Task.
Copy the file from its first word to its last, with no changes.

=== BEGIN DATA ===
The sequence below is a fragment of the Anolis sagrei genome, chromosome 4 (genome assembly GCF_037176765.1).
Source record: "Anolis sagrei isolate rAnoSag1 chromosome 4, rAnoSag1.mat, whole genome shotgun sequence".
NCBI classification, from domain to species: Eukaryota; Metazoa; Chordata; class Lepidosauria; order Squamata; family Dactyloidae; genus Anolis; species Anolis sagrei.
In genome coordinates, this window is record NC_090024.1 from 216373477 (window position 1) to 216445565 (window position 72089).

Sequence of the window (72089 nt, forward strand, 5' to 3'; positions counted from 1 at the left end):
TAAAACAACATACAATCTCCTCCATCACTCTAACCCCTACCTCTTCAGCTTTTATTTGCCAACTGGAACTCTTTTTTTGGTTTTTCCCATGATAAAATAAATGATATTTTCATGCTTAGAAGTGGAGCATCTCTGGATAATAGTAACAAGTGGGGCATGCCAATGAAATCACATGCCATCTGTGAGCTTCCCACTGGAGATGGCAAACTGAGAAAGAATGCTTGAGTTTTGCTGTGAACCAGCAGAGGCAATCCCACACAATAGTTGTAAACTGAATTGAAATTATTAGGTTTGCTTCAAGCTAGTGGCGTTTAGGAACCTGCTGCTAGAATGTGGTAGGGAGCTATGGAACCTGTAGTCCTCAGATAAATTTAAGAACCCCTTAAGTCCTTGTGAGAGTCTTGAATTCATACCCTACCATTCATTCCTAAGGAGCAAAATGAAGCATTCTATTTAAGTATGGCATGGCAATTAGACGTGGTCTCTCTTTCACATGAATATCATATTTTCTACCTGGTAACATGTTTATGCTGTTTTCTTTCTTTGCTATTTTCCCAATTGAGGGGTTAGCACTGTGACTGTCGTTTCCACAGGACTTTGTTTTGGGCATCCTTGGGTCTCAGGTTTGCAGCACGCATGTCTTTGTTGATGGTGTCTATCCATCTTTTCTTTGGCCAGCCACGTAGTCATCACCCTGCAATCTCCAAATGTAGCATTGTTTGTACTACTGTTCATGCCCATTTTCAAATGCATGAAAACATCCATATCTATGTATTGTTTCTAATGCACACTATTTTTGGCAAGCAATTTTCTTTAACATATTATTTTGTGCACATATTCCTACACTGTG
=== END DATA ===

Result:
The sequence below is a fragment of the Anolis sagrei genome, chromosome 4 (genome assembly GCF_037176765.1).
Source record: "Anolis sagrei isolate rAnoSag1 chromosome 4, rAnoSag1.mat, whole genome shotgun sequence".
NCBI classification, from domain to species: Eukaryota; Metazoa; Chordata; class Lepidosauria; order Squamata; family Dactyloidae; genus Anolis; species Anolis sagrei.
In genome coordinates, this window is record NC_090024.1 from 216373477 (window position 1) to 216445565 (window position 72089).

Sequence of the window (72089 nt, forward strand, 5' to 3'; positions counted from 1 at the left end):
TAAAACAACATACAATCTCCTCCATCACTCTAACCCCTACCTCTTCAGCTTTTATTTGCCAACTGGAACTCTTTTTTTGGTTTTTCCCATGATAAAATAAATGATATTTTCATGCTTAGAAGTGGAGCATCTCTGGATAATAGTAACAAGTGGGGCATGCCAATGAAATCACATGCCATCTGTGAGCTTCCCACTGGAGATGGCAAACTGAGAAAGAATGCTTGAGTTTTGCTGTGAACCAGCAGAGGCAATCCCACACAATAGTTGTAAACTGAATTGAAATTATTAGGTTTGCTTCAAGCTAGTGGCGTTTAGGAACCTGCTGCTAGAATGTGGTAGGGAGCTATGGAACCTGTAGTCCTCAGATAAATTTAAGAACCCCTTAAGTCCTTGTGAGAGTCTTGAATTCATACCCTACCATTCATTCCTAAGGAGCAAAATGAAGCATTCTATTTAAGTATGGCATGGCAATTAGACGTGGTCTCTCTTTCACATGAATATCATATTTTCTACCTGGTAACATGTTTATGCTGTTTTCTTTCTTTGCTATTTTCCCAATTGAGGGGTTAGCACTGTGACTGTCGTTTCCACAGGACTTTGTTTTGGGCATCCTTGGGTCTCAGGTTTGCAGCACGCATGTCTTTGTTGATGGTGTCTATCCATCTTTTCTTTGGCCAGCCACGTAGTCATCACCCTGCAATCTCCAAATGTAGCATTGTTTGTACTACTGTTCATGCCCATTTTCAAATGCATGAAAACATCCATATCTATGTATTGTTTCTAATGCACACTATTTTTGGCAAGCAATTTTCTTTAACATATTATTTTGTGCACATATTCCTACACTGTG